Next-generation ’bots on view now at the Franklin Institute in Philly

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Heavy hitters Google.org and the Boeing Company are among the people who have brought “Robot Revolution” to the Franklin Institute.
It’s a special exhibit developed by the Museum of Science and Industry in Chicago, with additional funding provided by RACO Industrial, The David Bohnett Foundation, The Kaplan Foundation and United Airlines.
Oooh, does it have a self-driving car?
There is a self-driving Google Car simulator that takes you on a virtual drive, where you can learn how autonomous vehicles operate using LiDAR sensors.
What else?
The 40 robots in “Robot Revolution” specialize in everything from surgical assistance to search and rescue missions. You can interact with, or operate, more than half of them. You’ll meet Baxter — a tic-tac-toe-playing ’bot; PARO — a therapeutic, comforting baby seal robot that reacts to your touch; and RHex — a new, six-legged, all-terrain crawling robot developed by the University of Pennsylvania. Roomba could be the future of house cleaning. Yume Robo can climb up and down a ladder. The EKSO GT robotic skeleton

Humanoid robot CHARLI walks, turns and kicks. Submitted photo

Humanoid robot CHARLI walks, turns and kicks.
Submitted photo

is a wearable apparatus that gives mobility to those who have problems with walking or are paralyzed.
The exhibit’s four sections are dedicated to robotic smarts, skills, cooperation and locomotion.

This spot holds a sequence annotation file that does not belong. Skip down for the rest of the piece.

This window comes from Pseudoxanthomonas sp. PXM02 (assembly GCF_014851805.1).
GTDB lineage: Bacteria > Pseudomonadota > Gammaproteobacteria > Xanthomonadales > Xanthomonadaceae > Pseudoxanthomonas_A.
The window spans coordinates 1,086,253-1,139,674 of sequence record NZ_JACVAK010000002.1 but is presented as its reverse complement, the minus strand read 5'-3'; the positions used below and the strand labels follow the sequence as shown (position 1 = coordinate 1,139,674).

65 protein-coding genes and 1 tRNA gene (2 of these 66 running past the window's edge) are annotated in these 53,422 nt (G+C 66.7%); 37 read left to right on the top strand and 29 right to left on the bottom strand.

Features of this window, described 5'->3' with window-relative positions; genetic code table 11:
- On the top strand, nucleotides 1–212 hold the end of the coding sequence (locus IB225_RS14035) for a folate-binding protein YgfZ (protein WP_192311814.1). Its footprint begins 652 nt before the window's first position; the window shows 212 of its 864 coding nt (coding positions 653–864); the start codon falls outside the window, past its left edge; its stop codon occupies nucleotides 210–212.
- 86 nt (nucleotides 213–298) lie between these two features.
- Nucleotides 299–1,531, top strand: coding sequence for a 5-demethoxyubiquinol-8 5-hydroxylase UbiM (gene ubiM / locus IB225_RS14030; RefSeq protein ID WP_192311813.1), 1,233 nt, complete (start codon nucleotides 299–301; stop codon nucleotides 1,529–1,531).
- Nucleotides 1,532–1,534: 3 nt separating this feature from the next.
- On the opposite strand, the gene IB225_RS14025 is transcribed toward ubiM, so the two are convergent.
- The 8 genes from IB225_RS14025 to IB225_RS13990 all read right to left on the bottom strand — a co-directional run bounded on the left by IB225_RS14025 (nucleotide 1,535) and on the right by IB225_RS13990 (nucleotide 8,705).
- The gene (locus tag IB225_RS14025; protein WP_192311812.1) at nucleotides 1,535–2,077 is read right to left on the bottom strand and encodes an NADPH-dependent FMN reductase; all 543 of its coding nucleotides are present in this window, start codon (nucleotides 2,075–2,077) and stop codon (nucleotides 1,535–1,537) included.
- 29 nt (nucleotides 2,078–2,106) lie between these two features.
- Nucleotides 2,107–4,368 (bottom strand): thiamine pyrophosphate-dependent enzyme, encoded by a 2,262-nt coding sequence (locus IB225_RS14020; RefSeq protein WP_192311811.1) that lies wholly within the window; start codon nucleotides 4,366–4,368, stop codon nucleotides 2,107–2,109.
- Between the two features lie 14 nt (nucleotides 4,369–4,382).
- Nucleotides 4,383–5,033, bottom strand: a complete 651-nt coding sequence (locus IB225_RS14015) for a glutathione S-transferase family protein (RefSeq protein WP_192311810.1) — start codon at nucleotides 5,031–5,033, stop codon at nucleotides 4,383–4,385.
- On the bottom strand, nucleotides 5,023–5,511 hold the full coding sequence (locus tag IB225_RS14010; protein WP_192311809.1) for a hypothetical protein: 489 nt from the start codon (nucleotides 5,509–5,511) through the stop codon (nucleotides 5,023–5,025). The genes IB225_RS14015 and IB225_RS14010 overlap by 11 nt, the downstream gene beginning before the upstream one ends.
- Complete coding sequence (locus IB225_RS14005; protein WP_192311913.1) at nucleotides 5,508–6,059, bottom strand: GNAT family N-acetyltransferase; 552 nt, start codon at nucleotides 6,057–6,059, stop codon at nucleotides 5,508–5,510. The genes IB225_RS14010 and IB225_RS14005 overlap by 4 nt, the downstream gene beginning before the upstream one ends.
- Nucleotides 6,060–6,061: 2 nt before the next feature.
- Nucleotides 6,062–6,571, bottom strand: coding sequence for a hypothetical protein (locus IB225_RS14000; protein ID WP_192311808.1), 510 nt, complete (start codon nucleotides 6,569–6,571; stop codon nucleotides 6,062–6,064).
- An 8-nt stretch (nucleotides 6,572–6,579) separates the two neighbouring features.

You can cheer on soccer-playing ’bots; see if you can outwit a robot in a game of 21/blackjack; program a robotic arm; experience a live drone show called “Drone Zone”; watch specialists adjusting sensors, wires and batteries on the robots in the RobotGarage; and see how fast a robot can solve a Rubik’s Cube.
Upcoming special themed Robot Revolution Days are “Gaming and Robots” Nov. 5, “Sci-Fi and Robots Movies” Dec. 3, “Circuitry and Robots” Jan. 14, “Tech and Safety” Feb. 11 and “Robot Zoo” March 11.
Meanwhile, the Tuttleman IMAX Theater has “Robots 3D,” narrated by Simon Pegg, which introduces the most advanced humanoid robots in Europe, Japan and the U.S.
When is this open?
Right now. Daytime hours are 9:30 a.m. to 5 p.m. (Note that the last admission Sundays through Wednesdays is at 3:30 p.m.). Daytime tickets, which include general museum admission, are $29.95, $24.95 for children 3-11.
Evening hours, which do not include general admission to the rest of the Franklin Institute, are 5 to 9 p.m. Thursdays through Saturdays, with the last admission at 7 p.m. Cost is $19.95, $14.95 for children 3-11.
Groups of 15 or more can purchase tickets at a discount rate by calling (215) 448-1200, option 3.
Can I get tickets before I go?
Yes, visit www.fi.edu or call (215) 448-1200.
It’s been a while since I was at the Franklin Institute. Where is it?
222 N. 20th St., Philadelphia. There’s a parking garage at 271 N. 21st St.
Is this a limited-time engagement?
“Robot Revolution” is only here through April 2. Note the Franklin Institute is closed Dec. 24-25 and Jan. 1.

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